Here is a how to video from start to finish in teaching your dog to play “Look at That” game. In the video I start using the clicker to exactly mark the desired behavior, then switch to using a voice marker “Yes”. The toy I use is a low level object just to capture their attention. I could have used a grocery bag or anything else. The LAT game is from Leslie McDevitt’s “Control Unleashed” a book that teaches you how to teach your dog how to stay calm and focussed despite many distractions and despite having a reactive, fearful or easily overstimulated dog.
There is no intention that the dog will ever interact with the trigger using LAT. When the dog can approach close enough to the trigger, we switch to another greeting/contact method such as targeting. LAT must be seen by the dog as a safe way to interact with the trigger (other dog, person, whatever she is afraid of) by simply looking at it. This allows the dog to get more information about the trigger.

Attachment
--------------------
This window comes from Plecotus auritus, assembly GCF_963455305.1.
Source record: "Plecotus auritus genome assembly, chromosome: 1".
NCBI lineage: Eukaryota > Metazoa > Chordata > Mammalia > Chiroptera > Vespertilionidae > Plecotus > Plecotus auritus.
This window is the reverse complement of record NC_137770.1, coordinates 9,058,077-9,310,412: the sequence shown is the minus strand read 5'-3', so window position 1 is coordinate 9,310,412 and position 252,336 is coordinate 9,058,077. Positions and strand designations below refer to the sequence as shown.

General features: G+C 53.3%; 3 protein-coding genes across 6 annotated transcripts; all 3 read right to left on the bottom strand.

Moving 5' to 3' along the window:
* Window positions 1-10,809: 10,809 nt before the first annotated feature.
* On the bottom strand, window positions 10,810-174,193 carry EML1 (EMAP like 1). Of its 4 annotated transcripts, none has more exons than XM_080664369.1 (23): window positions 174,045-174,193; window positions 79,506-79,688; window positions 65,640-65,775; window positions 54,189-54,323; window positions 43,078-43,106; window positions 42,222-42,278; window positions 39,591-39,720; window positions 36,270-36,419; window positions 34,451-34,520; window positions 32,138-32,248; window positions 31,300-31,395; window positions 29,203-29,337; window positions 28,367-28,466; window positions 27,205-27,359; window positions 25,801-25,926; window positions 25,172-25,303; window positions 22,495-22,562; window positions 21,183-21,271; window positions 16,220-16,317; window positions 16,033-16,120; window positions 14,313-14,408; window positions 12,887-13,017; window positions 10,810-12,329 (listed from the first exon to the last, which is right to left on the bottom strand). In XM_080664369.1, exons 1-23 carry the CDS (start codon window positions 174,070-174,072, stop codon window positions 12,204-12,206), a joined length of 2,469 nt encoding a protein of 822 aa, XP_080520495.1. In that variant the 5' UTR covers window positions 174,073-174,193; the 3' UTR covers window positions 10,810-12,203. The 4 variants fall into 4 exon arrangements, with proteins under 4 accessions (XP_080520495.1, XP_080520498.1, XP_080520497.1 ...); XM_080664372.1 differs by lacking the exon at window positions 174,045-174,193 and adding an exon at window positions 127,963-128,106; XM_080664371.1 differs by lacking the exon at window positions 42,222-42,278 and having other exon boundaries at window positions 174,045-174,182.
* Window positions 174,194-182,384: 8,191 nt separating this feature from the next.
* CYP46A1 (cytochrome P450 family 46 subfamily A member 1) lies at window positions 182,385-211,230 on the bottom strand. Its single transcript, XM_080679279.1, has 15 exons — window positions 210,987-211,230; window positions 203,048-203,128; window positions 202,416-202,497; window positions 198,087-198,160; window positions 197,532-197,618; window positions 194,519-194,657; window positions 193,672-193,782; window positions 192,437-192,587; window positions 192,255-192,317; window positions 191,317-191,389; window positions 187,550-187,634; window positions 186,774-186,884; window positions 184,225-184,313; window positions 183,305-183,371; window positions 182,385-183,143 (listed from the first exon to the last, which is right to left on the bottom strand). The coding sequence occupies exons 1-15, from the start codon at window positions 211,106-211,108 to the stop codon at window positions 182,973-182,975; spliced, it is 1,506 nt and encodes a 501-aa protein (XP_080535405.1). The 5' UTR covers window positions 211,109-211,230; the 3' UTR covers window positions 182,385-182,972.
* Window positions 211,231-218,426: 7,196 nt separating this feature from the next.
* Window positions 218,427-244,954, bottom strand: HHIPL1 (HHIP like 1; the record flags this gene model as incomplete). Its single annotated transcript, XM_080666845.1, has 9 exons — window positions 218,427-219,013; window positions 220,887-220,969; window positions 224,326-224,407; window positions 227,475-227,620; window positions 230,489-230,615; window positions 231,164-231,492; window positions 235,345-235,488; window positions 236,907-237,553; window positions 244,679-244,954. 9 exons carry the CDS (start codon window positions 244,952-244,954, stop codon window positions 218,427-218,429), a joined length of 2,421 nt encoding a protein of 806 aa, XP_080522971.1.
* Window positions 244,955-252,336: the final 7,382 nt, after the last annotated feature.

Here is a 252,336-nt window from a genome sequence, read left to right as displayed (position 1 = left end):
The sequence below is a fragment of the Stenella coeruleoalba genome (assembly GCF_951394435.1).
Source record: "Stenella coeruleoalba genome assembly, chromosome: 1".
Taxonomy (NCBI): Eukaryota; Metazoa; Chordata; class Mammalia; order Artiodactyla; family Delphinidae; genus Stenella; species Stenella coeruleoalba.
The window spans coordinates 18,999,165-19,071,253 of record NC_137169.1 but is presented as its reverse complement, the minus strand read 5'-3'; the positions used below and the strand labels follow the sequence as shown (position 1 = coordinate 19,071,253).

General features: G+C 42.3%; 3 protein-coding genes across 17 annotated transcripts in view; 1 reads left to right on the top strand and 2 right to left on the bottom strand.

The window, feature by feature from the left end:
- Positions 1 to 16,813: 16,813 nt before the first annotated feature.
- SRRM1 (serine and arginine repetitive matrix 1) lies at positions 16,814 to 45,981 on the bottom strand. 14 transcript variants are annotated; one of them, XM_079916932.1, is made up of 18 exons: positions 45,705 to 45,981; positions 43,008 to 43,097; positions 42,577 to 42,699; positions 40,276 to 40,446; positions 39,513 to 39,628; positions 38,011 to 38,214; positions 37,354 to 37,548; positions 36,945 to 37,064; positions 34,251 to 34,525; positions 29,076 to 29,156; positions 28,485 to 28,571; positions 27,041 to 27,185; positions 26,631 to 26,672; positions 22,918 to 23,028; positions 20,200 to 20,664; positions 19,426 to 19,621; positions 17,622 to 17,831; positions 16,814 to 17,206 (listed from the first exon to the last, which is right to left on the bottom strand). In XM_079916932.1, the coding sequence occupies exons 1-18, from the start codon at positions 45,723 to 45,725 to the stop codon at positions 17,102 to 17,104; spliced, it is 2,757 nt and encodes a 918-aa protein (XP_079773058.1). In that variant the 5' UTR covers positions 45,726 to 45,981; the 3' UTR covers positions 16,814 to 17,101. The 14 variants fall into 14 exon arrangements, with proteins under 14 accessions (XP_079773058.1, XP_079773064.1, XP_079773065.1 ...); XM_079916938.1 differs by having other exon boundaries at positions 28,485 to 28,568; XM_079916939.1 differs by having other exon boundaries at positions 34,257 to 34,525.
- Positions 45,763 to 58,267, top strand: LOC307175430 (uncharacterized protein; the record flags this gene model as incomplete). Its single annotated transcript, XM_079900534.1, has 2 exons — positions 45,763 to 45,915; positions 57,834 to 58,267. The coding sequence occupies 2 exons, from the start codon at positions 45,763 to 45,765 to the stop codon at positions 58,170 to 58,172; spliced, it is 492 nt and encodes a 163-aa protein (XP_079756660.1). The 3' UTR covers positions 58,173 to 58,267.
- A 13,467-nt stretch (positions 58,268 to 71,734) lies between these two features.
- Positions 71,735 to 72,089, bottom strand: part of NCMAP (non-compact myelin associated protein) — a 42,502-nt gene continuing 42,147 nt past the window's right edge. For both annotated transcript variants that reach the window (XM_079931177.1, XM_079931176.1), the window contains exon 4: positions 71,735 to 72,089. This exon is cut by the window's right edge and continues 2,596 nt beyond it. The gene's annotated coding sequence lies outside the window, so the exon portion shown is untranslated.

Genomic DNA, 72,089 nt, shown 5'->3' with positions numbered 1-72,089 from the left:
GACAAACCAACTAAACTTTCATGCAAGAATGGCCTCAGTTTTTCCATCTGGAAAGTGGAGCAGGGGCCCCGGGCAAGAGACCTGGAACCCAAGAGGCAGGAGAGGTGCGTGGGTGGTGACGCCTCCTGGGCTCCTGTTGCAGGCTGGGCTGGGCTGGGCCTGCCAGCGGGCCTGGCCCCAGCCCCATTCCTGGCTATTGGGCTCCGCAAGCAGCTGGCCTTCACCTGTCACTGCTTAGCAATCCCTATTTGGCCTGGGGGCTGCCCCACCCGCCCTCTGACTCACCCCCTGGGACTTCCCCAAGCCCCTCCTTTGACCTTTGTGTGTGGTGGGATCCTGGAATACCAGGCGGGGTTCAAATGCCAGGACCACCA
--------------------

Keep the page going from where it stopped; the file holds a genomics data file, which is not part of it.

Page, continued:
If you are not sure where your dog’s arousal threshold point is, it’s better to err on the lower side so your dog can still think and offer the desired ‘look at you’ behavior. In every new situation, it pays to capture the look first, then add the cue once you know your dog is “in the game”. it gives the dog an alternative behavior to barking, lunging or other unwanted behaviors. It also helps the dog to get out of the fearful headspace.
The second dog in the video has already learned the LAT game and is now much more comfortable in public places and is only occassionally rewarded for staying calm. This intermittent reinforcement actually strenthens the calm behavior as long as my timing captures her being calm.